Archive - News Article
April 10th, 2013
The Allen County Regional Bomb Squad safely removed a hand grenade from an alley in Wapakoneta Tuesday evening and detonated the explosive device at the Wapakoneta Police Department shooting range near the city composting facility on Wapak-Cridersville Road.
Carol Bogart, 408 Court St., was cleaning yard debris from under an evergreen tree along an east-west alley between Logan and Court streets in the 300 block of West Benton Street when she discovered what appeared to be a hand grenade under the tree.
A familiar face will be taking the helm of Cridersville Elementary School beginning in August.
Misty Baker, who currently teaches second grade there, was named the new principal of the school Tuesday during a meeting of the Wapakoneta City Schools Board of Education.
“We feel awfully happy to have Misty join our administrative team,” Superintendent Keith Horner said. “She did a good job preparing herself for this experience.”
He said she knows the school and the district and has been working toward this goal.
CRIDERSVILLE — Cridersville elected officials agreed to allow a contracting company to use their land to store their equipment and use as a warehouse during a project.
With an upgrade of power poles stretching from Wapakoneta to Shawnee along Shawnee Road, contractors have pitched the idea of having a storage site on location at Delong Pioneer Park in Cridersville at a joint committees meeting last month — which is the halfway point of the 10-mile project.
A Wapakoneta woman found a hand grenade under a tree along an alley between Logan and Court streets, south of the 300 block of West Benton Street, Tuesday evening. The hand grenade was safely removed by the Allen County Regional Bomb Squad and detonated at the Wapakoneta Police Department shooting range off of Wapak-Cridersville Road.
For more information, see Wednesday's edition of the Wapakoneta Daily News.
CRIDERSVILLE — As village councilors and administrators continue their discussion on a possible increase of utility rates, they knew one thing is for sure — they want to inform the residents of the village and let their voices be heard.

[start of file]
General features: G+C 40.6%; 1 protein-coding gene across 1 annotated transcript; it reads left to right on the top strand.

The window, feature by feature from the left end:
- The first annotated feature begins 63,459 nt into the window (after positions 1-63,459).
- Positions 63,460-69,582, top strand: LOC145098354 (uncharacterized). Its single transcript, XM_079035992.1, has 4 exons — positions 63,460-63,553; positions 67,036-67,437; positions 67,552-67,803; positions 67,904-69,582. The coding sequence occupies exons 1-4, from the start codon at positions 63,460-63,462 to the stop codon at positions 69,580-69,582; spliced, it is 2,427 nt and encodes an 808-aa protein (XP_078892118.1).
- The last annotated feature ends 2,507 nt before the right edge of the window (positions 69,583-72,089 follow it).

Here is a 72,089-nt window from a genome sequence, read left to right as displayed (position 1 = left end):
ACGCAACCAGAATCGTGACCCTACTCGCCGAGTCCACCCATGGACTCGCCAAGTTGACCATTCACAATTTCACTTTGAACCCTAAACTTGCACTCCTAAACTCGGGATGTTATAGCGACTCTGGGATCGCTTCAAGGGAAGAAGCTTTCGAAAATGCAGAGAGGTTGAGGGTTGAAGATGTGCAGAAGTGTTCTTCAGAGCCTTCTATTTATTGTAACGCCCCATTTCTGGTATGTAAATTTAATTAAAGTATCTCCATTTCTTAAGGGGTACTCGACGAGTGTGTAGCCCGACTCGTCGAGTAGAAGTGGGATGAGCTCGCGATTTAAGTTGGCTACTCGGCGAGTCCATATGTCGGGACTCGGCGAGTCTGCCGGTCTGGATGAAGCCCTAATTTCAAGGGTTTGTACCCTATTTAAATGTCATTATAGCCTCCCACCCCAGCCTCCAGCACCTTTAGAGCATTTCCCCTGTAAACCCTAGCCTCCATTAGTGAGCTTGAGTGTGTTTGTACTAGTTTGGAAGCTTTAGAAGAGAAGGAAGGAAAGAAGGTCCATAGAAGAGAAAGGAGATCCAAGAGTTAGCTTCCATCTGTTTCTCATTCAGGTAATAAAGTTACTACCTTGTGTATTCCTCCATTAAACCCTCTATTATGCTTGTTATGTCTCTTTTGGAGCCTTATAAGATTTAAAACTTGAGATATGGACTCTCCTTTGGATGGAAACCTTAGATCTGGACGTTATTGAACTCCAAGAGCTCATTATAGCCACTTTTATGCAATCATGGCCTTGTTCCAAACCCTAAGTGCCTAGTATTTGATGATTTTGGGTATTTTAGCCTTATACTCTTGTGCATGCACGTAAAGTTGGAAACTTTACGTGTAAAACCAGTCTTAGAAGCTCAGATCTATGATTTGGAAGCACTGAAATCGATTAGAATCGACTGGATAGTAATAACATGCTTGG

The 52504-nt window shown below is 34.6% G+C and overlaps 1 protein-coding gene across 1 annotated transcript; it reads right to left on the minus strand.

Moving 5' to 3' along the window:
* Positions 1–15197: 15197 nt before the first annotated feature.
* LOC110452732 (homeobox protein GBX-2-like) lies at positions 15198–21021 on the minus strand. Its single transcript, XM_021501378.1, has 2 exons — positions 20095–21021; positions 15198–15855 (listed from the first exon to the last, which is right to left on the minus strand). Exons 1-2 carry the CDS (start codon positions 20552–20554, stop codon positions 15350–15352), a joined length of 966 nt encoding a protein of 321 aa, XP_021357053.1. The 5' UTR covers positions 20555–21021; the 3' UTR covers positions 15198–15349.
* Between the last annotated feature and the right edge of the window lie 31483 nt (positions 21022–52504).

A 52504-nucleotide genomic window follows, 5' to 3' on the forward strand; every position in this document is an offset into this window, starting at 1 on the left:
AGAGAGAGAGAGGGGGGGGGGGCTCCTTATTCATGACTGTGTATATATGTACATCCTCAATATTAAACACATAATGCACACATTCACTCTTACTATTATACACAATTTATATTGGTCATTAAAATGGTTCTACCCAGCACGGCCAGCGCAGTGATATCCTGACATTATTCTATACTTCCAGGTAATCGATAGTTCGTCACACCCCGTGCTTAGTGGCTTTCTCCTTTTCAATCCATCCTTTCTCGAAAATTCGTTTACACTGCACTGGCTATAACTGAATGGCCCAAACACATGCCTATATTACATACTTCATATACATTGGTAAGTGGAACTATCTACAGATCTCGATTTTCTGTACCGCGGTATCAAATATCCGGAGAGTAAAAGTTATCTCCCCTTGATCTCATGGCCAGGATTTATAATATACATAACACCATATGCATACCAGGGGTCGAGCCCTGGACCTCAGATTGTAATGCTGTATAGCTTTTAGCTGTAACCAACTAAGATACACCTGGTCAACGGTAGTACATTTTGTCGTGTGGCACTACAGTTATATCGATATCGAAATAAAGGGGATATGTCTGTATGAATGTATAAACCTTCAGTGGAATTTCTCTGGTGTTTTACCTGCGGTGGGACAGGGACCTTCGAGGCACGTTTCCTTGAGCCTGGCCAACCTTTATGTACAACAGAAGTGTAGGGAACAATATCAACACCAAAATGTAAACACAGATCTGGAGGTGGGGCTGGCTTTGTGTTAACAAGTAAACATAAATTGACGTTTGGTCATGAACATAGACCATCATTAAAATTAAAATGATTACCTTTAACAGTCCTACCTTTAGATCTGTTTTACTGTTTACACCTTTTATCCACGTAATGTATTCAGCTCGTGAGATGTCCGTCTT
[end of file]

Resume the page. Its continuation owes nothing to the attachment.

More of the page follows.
The need for a large building on the grounds of the Auglaize County Fairgrounds has existed for years and fair officials had the project near the top of a 15-year improvement list.
After years of making improvements to other buildings and with other less expensive projects jumping to the front of the list, the project has finally cycled back to the top of the list.
The new dispatcher at the Wapakoneta Police Department spent time in the office through the years and knew even then it was something she wanted to do.
“I always wanted to do it,” Ashley McEldowney, 21, of rural Wapakoneta, said.
Her father cleans the Wapakoneta City Administration Building offices, and growing up she always came with him to the job and would spend time visiting with dispatchers, even sitting on their laps.
Minutes after their Saturday evening performance, members of the Wapakoneta High School’s drumline exchanged hugs and cheers, smiles and tears.
Impulse, which is comprised of eighth-graders through high school seniors, had just concluded their 2013 season in the Ohio Indoor Performance Association Championships held for the third time at Wapakoneta High School. The event showcased 20 drumlines and 42 color guards.
Electrical work this Sunday which required the entire city of Wapakoneta to be without power took far less than the time allotted for the work.
American Electric Power (AEP) requested the city shut down its substations and go “off line” so they could replace capacitors and switches at the Hamilton Street Substation, which is the central point for power coming into the city.
Wapakoneta Safety-Service Director Bill Rains said they set aside two hours for the outage in case other work needed to be done. The power was out for 25 minutes.
Three fourth-graders at Wapakoneta Elementary School gave back their earnings from an economic project to help others.
Braden Fisher, Taylor Schneider and Hannah Feathers all elected on their own to give their $5 initial investment that was returned to them as profit to the Ronald McDonald House, the school’s community service learning project.
“I felt like people at the Ronald McDonald House needed our help and support,” Braden said. “They are sicker than I am.”